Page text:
Why Google’s Chrome Browser Tabs get it spot on

Google’s Chrome Web browser was released to much fanfare last week. One of the touted features was their redesign of the tabbed interface. They got it spot on, it’s exactly how it should be.

Here’s how Apple do it in Safari (click to enlarge):

Here’s how it’s done in Firefox (click to enlarge):

And here’s it done right in Google’s Chrome (click to enlarge):

Tab panes are used to group together related items and navigate between them. The address bar, the navigation controls and the page that it loads are obviously related. Firefox and Safari have created 2 visually distinct groups; the controls and the page content itself. Whilst It doesn’t take long to realise that changing the tab attached to the controls also changes the page (their close proximity helps) they should all be grouped together so that the behaviour is less surprising to the uninitiated.

By re-arranging the window so that the tab encloses the address bar, the navigation controls AND the page you are browsing, Chrome ties together the entire view, makes the relationship explicit and it just feels more natural.

This approach has other benefits too;

  • Switching tabs is a fairly frequent task – I’ve lost count of the number of times I’ve missed the tab bar and clicked a link in my bookmarks bar. Moving the tabs to the top and leaving the bookmarks bar where it is solves that one!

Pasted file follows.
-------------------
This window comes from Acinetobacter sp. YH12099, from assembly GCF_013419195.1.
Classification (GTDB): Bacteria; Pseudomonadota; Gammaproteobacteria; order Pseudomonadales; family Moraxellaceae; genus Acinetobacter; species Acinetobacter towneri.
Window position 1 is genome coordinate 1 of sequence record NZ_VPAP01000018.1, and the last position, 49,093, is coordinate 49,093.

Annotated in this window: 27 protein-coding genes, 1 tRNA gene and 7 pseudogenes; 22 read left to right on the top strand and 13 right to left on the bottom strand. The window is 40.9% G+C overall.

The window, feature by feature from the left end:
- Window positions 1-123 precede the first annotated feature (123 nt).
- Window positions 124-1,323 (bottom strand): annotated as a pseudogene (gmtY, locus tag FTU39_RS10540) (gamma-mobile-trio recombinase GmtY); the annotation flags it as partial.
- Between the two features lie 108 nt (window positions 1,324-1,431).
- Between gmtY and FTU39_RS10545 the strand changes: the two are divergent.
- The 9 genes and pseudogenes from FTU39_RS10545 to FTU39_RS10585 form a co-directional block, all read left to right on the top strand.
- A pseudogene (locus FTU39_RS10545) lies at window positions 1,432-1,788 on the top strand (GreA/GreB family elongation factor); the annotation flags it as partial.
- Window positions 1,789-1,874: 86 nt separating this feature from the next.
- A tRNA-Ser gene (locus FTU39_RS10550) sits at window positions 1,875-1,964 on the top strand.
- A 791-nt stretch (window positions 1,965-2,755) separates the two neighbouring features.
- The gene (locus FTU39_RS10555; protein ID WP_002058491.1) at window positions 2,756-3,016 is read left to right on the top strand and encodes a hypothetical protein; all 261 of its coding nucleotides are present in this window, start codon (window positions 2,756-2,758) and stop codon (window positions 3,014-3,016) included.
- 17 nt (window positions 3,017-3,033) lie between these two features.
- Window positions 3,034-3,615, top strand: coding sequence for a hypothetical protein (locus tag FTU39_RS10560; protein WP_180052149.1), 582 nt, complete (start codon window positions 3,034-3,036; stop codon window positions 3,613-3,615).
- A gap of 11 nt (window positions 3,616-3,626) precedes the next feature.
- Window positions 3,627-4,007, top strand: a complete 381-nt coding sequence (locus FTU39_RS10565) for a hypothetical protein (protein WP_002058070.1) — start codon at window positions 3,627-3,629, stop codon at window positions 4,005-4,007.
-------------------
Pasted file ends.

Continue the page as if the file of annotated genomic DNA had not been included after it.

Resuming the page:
• Whilst the tabs are physically further from the content, when the browser is maximised you can take advantage of Fitts’ Law so that selecting them is quicker – possibly even quicker than in their conventional position.
  • Safari supports dragging a tab into a new window; doing this from the top of the window feels more natural – like you are tearing a page from a notebook. Although, Apple’s slick use of animation to produce a mini version of the tab mitigates the worst effects of this.

Whilst writing this post, I have been pondering why the tab bar is where it is on other browsers. I think the most likely explanation is that whilst it isn’t attached to the content it is very close to it. Its proximity gives it the grouping effect and makes the tabs convenient to click. Also, it is probably the approach that required the least re-design! However, I think on balance it’s Google who are right in this case.

I’m really pleased that Google have released Chrome; though whilst I wont be using it (no Mac version!), I think a fresh face in the browser market with new ideas who is willing to rethink existing conventions is something we all should welcome.

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